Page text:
‘The architecture is all about keying into the context and providing a fairly neutral vessel for what happens inside,’ says MacDonald. ‘We’re not trying to impose an iconic, showy building that is not appropriate here, we wanted to deliver a calmly confident response – modern but not overtly expressive.’
Efforts to engage more with the city included opening up the facade to maximise views and natural light. All 25 studio spaces are arranged along the north, east, and west facades; a luminous open-plan attic studio on the fifth floor boasts an impressive ‘Mary Poppins’ view across a roofscape of chimney pots. A new sixth floor was built above parapet level to create a generous studio space with a clerestory that rises towards the west.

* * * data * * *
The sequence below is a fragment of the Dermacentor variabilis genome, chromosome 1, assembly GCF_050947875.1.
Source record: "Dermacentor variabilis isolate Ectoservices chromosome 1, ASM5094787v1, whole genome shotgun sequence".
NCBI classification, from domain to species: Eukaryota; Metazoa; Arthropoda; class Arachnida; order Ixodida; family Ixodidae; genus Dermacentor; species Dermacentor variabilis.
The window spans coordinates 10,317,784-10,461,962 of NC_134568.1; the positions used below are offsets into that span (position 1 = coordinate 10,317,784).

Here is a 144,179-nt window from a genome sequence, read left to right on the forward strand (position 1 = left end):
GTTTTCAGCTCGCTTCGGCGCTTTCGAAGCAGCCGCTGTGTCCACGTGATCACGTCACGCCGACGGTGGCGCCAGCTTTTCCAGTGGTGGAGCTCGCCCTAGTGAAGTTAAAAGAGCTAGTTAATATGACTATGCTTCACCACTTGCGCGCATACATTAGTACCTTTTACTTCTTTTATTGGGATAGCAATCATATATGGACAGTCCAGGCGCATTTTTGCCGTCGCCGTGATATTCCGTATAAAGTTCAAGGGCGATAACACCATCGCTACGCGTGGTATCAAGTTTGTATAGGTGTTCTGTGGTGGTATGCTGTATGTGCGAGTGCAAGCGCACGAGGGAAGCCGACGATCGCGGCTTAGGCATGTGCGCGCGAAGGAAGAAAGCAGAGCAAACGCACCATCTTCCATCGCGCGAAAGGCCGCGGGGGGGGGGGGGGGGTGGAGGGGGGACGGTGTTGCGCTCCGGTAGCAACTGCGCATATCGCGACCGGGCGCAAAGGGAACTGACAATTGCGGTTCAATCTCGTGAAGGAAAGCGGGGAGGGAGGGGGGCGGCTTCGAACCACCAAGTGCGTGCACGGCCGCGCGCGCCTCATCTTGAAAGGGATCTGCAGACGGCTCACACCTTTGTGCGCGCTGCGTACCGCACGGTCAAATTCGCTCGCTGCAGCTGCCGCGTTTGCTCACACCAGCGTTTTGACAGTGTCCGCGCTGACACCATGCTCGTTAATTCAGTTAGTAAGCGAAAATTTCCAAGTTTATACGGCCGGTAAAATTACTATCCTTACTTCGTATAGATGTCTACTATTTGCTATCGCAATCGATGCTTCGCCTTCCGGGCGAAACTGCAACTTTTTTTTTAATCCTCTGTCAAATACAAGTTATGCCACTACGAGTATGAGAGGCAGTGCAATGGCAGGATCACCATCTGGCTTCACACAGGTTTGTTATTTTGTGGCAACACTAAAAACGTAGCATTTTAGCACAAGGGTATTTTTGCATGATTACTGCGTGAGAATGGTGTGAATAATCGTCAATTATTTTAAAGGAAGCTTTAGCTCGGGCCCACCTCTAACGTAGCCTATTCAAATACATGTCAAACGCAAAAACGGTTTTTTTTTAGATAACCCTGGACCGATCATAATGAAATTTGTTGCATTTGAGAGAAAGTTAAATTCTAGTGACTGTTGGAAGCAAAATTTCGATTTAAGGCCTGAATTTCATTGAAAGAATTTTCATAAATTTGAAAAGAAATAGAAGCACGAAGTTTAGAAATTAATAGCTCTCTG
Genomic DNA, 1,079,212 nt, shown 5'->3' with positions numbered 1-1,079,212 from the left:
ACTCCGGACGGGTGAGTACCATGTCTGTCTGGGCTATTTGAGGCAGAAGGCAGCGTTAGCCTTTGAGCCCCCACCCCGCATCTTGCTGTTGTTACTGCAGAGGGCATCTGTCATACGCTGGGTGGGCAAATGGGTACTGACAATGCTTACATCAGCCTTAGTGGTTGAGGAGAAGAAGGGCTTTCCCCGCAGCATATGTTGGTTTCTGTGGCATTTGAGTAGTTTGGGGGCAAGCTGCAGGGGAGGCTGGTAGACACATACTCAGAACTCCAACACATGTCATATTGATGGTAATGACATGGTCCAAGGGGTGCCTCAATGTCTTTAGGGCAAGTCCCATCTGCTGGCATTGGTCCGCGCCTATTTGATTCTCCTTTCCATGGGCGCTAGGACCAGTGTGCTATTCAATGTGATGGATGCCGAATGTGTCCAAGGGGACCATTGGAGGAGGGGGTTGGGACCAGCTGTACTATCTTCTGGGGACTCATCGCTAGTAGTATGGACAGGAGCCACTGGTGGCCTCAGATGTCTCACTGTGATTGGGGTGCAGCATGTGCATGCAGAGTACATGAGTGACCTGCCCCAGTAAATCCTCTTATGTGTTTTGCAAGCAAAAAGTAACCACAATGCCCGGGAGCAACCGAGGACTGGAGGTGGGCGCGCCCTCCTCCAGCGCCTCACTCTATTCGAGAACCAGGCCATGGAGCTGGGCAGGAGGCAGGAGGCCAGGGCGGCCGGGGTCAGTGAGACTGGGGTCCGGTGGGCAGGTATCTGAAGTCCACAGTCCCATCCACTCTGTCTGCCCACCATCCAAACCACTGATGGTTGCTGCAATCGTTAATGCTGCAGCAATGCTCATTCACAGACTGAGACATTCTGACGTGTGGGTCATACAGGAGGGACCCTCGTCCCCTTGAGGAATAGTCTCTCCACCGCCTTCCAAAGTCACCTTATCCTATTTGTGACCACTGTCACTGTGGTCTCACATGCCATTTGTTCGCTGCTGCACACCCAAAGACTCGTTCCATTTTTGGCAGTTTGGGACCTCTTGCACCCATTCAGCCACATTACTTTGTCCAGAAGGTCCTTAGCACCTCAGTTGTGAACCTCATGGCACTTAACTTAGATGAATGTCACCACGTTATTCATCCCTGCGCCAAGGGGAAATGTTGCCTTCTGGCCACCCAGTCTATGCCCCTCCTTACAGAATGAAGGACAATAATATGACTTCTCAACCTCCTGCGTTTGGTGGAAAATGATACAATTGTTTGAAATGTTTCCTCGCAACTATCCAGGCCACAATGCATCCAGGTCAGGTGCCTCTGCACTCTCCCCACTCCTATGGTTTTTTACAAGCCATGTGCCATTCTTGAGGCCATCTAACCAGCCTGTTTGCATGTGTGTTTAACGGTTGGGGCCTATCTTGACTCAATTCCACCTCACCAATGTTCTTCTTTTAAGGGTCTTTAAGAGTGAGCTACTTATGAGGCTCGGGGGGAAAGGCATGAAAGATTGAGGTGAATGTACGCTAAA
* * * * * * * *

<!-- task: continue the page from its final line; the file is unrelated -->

Key zones such as studio hubs and seminar rooms are expressed on the facade to exploit high level views north towards Euston, and south-west towards the heart of the UCL campus. The first storey floor slab on Gordon Street was demolished to create a new entrance and double height exhibition space.
A full-height extension in the south-west corner is the largest addition to the project, an ‘infill piece of city’ between the original building and the neighbouring Department of Chemistry lecture theatre.
Post-tensioned concrete construction allows 10m-wide column-free spans for unprogrammed flexible space. The extension links to existing lift and stair cores and has a new vertigo-inducing feature stairwell. Built in waxed mild steel with timber handrails and soffits, the stair is highly angular, the geometry shifting as it drops from first floor.